Every form of government, regardless of it being social-democratic, socialist, or capitalist, needs growth. Growth means in its simplest form that more things are produced with fewer things being consumed during the process. This is the only way to prosperity which implies a greater abundance of goods and services while fewer resources are used up. If an inventor finds an ingenious way that engines use only half the amount of oil during combustion then human kind has increased its oil resources tremendously. This is an example of growth without the consumption of more resources. Even if one eschews growth, it is still necessary if the society has a growing population. Otherwise, people have to live with fewer things than the generation before them. I will now go on and explain one hindrance to growth in the context of the economic recovery after the Great Recession.
The recession is officially over since June 2009. My co-author Dr. Adam Martin from the Texas Tech University and myself studied the recovery in the United States from the recent financial calamity. The recovery since then has been sluggish. With five percent, unemployment is remarkably low but the percentage of people who are actually part of the workforce is the lowest since 38 years. Since 2007, there are 18 million more people in the U.S. population but only half a million additional full-times jobs. Private investment, the factor that increases products and services in the economy, as a share of GDP is lower after the crisis than before. What is the reason for this underwhelming development? Dr. Martin and I argue that it is due to increased uncertainty in the economy caused by eclectic government policies. We maintain that this is a neglected albeit not only reason for the slow recovery.
An economy that has to adapt to the new economic realities after the bursting of the housing bubbles needs time to recover. This recovery has been made more difficult by a variety of different government activities. Government has been increasingly active in the aftermath of the crisis. Regulation has increased faster than in the periods before the financial crisis of 2007-2009. The third and fourth longest laws within the last 40 years were enacted after the crisis: Dodd-Frank and the Affordable Care Act. These lengthy laws translates to a flurry of new rules and regulation that show a significant increase in the Federal Code of Regulation, the publication that captures all the regulation of the United States.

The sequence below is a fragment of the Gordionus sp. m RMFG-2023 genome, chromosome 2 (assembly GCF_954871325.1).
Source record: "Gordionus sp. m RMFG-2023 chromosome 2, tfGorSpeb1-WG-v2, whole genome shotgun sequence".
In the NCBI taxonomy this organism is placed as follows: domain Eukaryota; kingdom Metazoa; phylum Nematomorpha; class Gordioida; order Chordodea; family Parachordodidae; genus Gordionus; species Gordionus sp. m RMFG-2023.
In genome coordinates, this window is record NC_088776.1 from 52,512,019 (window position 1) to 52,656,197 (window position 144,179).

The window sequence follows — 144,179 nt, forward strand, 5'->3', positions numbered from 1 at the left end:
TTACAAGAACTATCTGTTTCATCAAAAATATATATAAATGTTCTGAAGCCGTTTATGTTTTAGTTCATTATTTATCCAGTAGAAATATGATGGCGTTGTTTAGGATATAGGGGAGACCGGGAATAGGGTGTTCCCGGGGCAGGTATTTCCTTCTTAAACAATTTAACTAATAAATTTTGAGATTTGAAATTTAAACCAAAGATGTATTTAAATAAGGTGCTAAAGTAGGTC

Businesses face more uncertainty through the rapidly changing rules of the game. This hits smaller and medium sized businesses (SMEs) more than bigger ones. Since 2007, SMEs consistently report that government taxes and regulation are the main problem of doing business. SMEs also lost more employees and hired slower than bigger entities. The rate of new start-ups is at a historical low. Bigger businesses are relatively better off since they can afford more lobbyist to surveil the activities of Washington as well as have more staff available to internalize the blaze of new regulations.
Growth requires the three Ps: Property Rights, Prices, and Profit and Loss to achieve the three Is of Innovation, Information, and Incentives. Too much government activity disturbs the rules of the game and undermines property rights. Entrepreneurs are not certain if their plans will succeed under the rapidly changing rules. The result: Investments are hold back and jobs not created. This is what Dr. Martin and I describe as regime uncertainty and consider it as one the reasons for the sluggish recovery in the United States.